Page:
[84 NJSuper Page 190]

On January 22, 1963 a corrected Certificate of Service and Final Salary was received by the Fund. The Fund was advised by the Jersey City Board of Education that Mrs. Swiney was resigning as of June 28, 1963 instead of January 31, 1963.

On February 4, 1963 the Fund received Mrs. Swiney's application for retirement effective July 1, 1963. Said application was postmarked February 1, 1963.

Mrs. Swiney states that illness and trouble in her family was the reason for the delay in filing her application for retirement." (Emphasis added)

We note at this point that, in its correspondence with the applicant, the Pension Fund did not inform her that N.J.S.A. 18:13-112.70c provided for filing of the application for retirement "prior to January 1, 1963." Instead, the Pension Fund's letters of August 2, 1962, October 9, 1962, and even January 17, 1963 informed her and reminded her that she was affected by the provisions of this 1962 law, was "eligible to receive Social Security benefits in addition to the full retirement allowance" and that "In order to have your retirement become effective on a specific date, your application must be filed at least 30 days prior to that date; 60 days advance filing is preferable." (Emphasis supplied)

The formal application itself furnished by the Pension Fund in its letter of August 2, 1962 and executed by the applicant on February 1, 1963 sets forth at its heading:

"Application for retirement must be filed a minimum of 30 days prior to the desired effective date."

Applicant's executed formal application was filed on February 4, 1963, as noted above, and specified retirement benefits were to become effective on July 1, 1963.

The record discloses the following additional facts. On February 20, 1963 William W. Brooks, Chief, Bureau of Retirement, sent a letter to applicant advising her that since her application had not been filed with the Pension Fund "before January 1, 1963 as required by statute," the Pension Fund was unable to grant her the benefits of the 1962 legislation and her future retirement benefits would "be subject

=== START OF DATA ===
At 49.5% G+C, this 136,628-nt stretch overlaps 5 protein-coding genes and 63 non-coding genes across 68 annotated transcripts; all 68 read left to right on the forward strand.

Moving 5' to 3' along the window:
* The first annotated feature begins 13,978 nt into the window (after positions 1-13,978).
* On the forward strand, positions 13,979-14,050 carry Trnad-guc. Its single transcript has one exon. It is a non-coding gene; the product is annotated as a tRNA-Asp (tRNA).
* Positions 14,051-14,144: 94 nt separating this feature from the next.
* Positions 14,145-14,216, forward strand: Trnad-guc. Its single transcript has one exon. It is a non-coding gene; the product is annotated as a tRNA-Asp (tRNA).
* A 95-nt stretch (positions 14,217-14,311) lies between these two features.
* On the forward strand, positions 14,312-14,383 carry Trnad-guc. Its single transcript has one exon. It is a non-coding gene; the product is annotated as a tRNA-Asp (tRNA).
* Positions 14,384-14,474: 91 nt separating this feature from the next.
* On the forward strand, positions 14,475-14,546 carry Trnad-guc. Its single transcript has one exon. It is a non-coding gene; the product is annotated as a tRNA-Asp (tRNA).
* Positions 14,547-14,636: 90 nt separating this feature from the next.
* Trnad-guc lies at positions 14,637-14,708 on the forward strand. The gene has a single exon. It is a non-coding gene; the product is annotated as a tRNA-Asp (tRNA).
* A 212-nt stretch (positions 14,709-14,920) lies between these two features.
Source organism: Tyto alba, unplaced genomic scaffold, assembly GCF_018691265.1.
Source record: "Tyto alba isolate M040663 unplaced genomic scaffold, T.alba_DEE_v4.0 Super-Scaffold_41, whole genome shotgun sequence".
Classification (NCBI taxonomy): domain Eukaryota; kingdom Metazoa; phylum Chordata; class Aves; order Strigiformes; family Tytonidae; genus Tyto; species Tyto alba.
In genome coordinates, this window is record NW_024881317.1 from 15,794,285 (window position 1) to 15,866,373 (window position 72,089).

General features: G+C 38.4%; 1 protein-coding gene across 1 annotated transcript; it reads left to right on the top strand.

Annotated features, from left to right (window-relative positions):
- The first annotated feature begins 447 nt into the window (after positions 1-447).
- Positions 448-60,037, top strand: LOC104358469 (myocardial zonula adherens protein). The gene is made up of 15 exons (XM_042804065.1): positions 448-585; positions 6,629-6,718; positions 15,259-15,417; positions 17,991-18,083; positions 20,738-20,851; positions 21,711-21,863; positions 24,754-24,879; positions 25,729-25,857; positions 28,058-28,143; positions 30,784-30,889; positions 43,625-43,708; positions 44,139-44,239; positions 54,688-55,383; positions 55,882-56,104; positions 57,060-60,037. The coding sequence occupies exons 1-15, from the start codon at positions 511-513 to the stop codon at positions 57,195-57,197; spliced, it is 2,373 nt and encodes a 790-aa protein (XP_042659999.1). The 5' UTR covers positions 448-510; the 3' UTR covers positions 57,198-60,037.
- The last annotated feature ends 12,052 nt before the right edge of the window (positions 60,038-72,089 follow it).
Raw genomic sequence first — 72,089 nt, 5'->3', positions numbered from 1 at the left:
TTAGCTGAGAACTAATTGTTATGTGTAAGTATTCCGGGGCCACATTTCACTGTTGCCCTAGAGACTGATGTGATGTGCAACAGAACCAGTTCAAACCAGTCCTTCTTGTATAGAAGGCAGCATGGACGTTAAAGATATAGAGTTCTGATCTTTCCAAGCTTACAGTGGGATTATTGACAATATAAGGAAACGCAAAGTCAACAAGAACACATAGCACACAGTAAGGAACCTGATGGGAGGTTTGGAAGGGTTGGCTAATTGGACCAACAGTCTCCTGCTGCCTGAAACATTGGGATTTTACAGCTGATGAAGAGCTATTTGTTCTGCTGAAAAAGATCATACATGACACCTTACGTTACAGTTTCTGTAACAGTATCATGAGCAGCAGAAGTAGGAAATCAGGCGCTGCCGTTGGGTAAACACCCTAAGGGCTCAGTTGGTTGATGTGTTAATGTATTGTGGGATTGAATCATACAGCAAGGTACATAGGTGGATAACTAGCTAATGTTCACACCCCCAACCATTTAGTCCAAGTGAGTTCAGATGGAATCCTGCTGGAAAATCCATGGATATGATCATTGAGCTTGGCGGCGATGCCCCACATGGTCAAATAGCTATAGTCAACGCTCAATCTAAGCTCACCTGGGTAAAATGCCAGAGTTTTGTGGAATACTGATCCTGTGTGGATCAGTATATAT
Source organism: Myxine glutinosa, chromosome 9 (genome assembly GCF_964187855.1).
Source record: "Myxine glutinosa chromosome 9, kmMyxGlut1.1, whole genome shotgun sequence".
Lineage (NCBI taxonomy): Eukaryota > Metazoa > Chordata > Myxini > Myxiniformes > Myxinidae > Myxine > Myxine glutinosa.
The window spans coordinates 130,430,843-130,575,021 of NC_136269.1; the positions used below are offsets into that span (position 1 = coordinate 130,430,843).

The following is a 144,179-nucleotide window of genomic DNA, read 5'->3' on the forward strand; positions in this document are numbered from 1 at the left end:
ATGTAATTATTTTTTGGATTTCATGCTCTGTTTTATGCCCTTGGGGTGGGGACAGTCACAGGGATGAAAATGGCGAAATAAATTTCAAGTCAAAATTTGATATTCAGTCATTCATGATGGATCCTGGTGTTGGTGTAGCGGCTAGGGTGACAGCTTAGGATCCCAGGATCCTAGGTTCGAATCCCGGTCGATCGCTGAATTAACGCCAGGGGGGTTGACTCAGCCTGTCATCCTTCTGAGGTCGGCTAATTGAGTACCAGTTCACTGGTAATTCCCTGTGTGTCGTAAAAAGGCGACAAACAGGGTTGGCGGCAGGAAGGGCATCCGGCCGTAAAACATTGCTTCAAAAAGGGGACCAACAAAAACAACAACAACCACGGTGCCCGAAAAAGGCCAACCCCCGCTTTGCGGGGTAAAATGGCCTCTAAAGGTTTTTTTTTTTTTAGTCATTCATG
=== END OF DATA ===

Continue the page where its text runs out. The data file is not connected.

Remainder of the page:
[84 NJSuper Page 191]

to a Social Security offset." However, he added this significant paragraph:

"If there are extenuating circumstances which resulted in delaying your application for retirement, you have the right to appeal by directing a letter to Mr. John J. Allen, Secretary of the Teacher's Pension and Annuity Fund, at this same address."

Thereafter, the applicant did furnish evidence of extenuating circumstances, including her misunderstanding of the filing requirement, induced by the communications from the Pension Fund, and a medical certificate attesting to her ill health during December 1962 and January 1963, when she suffered from "acute hypertension with dizziness and confusion & panic attacks."

Despite all this, the Pension Fund concluded:

" The Board has no choice but to deny S-16 coverage to Mrs. Swiney since she did not file application for retirement prior to January 1, 1963." (Italics ours)

S-16 coverage has reference to N.J.S.A. 18:13-112.70c and is so called because the bill was introduced in the Senate and became popularly known as S-16. It is the contention of the Pension Fund on this appeal that applicant's "own untimely failure to file her retirement application prior to January 1, 1963, the mandatory deadline of the statute, leads to a self-deprivation of the 'double benefits' afforded by the S-16 legislation."